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In defense of Narnia

In defense of Narnia

Every now and then I come across Christians who are either indifferent or opposed l to C.S. Lewis’ Chronicles of Narnia books series. The first group, I think, does not fully appreciate the quality and meaning of the books. The second typically dismisses them out of hand simply because the books deal with magic. It is to these groups I now wish to speak.

To the indifferent: Good stories matter

Stories matter to us as people. Stories, however, are especially important for children. Lewis understood this and, to his credit, sought to weave Christian ideals into one of the most beloved and memorable set of children’s novels in history.

Lewis said, “I thought I saw how stories of this kind could steal past a certain inhibition which had paralyzed much of my own religion in childhood. Why did one find it so hard to feel as one was told one ought to feel about God or about the sufferings of Christ? I thought the chief reason was that one was told one ought to. An obligation to feel can freeze feelings. And reverence itself did harm. The whole subject was associated with lowered voices; almost as if it were something medical. But supposing that by casting all these things into an imaginary world, stripping them of their stained-glass and Sunday School associations, one could make them for the first time appear in their real potency?”

As Professor Robert C. Newmon has said, “By transferring the Gospel story to another world, where humans are not the only rational beings, where animals can talk and the various figures of classical and northern mythology have real existence, Lewis allows us to see things from a different angle. Here God is the unseen emperor over the sea, and the lion Aslan is his son and the Christ-figure of Narnia. This transfer to another world also allows Lewis to use some of the figures and symbols of the Bible as hints for his readers, just as Jesus does in His parables. So Jesus, the Lion of the tribe of Judah, becomes the Lion of Narnia.”

The Narnia characters are memorable and fully developed. They face real dilemmas and help us understand the nature of good and evil. The Narnia stories do not in any way replace the biblical narrative. It simply predisposes children toward the biblical stories. Except for certain families who only delay the inevitable, children and young people eventually will be exposed to fiction stories. Kids are going to want to read and hear stories outside the Bible, so what kind will they pick?

The fairy tale is a popular genre and children, in general, are going to pursue one of the available options. Will they choose anti-Christian literature, like the Golden Compass? Or how about Harry Potter? These two newer series are wildly popular and are not amoral. The writers are not seeking to smuggle in Christian theology into the stories, like Lewis. Christian parents would do well to steer their children toward a class in the Narnia series. In choosing fiction, parents should pick ones that favor the biblical worldview, as does Lewis.

To the opposition: A distinction with a difference

The Bible very clearly prohibits the use of magic, especially divination (see Deut. 18 and Exodus 22). Why, then, would Christians be okay with the Narnia series, which has magic in it?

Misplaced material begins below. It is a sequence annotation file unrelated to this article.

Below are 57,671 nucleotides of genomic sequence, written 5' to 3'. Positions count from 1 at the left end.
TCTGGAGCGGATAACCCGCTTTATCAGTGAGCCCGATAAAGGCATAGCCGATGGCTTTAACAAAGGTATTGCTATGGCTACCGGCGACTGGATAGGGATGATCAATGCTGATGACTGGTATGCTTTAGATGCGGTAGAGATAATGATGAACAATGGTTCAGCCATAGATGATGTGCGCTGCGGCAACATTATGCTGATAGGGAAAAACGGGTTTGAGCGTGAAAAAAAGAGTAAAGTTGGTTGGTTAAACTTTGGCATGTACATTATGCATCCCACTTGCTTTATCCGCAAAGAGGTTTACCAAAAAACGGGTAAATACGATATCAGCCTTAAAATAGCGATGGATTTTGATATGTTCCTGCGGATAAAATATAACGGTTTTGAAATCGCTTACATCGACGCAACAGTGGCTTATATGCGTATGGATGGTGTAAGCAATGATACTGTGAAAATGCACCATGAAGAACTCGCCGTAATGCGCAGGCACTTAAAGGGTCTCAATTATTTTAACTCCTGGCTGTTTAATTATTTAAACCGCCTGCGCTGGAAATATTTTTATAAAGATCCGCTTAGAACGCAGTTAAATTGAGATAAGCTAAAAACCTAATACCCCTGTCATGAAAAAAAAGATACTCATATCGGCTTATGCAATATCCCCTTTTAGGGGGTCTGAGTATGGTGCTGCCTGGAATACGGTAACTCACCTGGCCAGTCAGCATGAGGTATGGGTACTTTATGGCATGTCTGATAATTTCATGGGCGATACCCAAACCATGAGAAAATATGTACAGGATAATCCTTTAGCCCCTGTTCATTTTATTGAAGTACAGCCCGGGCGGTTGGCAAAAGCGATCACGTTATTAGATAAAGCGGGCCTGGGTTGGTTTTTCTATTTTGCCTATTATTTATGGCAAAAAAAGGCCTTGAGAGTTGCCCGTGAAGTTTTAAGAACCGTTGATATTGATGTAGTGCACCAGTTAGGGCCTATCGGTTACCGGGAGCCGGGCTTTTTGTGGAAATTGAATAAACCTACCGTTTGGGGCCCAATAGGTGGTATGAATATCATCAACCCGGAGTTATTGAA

The key distinction is real magic versus make-believe magic. Lewis, in creating Narnia, has invented another realm that operates in a different temporal scheme. In other words, when Peter, Susan, Edmund and Lucy are transported from England to Narnia, the realities in which they operate change. The children (and adults) reading them are also whisked away to another time and place.

Yet even in Narnia, the biblical understanding of magic is underscored. Those who use magic for evil intent (the White Witch in The Lion, the Witch and the Wardrobe, and the Magician in The Magician’s Nephew) are the bad guys and looked down on for doing so. Even when the good guys (such as Lucy in The Voyage of the Dawn Treader) who dabble in magic to manipulate for their own gain, they are rebuked by Aslan.

In the opening scene of The Silver Chair, the boy Eustace wants to go back to Narnia where he had previously been. He wonders if they could use magic to get there. Notice the dialogue between him and Jill, who also wants to go there by using magic:

“You mean we might draw a circle on the ground – and write in queer letters in it – and stand inside it – and recite charms and spells?”

“Well,” said Eustace after he had thought hard for a bit. “I believe that was the sort of thing I was thinking of, though I never did it. But now that it comes to the point, I’ve an idea that all those circles and things are rather rot. I don’t think [Aslan] would like them. It would look as if we thought we could make him do things. But really, we can only ask him.”

Magic in Narnia not something to master like at Hogwarts School of Witchcraft and Wizardry. Quite the opposite. Magic is something to be feared and learn to make you more obedient to the Divine. Moreover, Lewis goes out of his way in book one of the Narnia series to explain that magical powers of Narnia are not available on earth.

While a committed fundamentalist never will fully embrace the Narnia series, he or she at least owes Lewis fans the dignity of not lumping his works in with secular fantasy literature.

In summary, C.S. Lewis’ Chronicles of Narnia are the best available writings of that genre and have helped millions of Christians (including the writer of this post) to better understand the grace and power and salvation offered only by Christ. May the series continue its popularity for many centuries to come.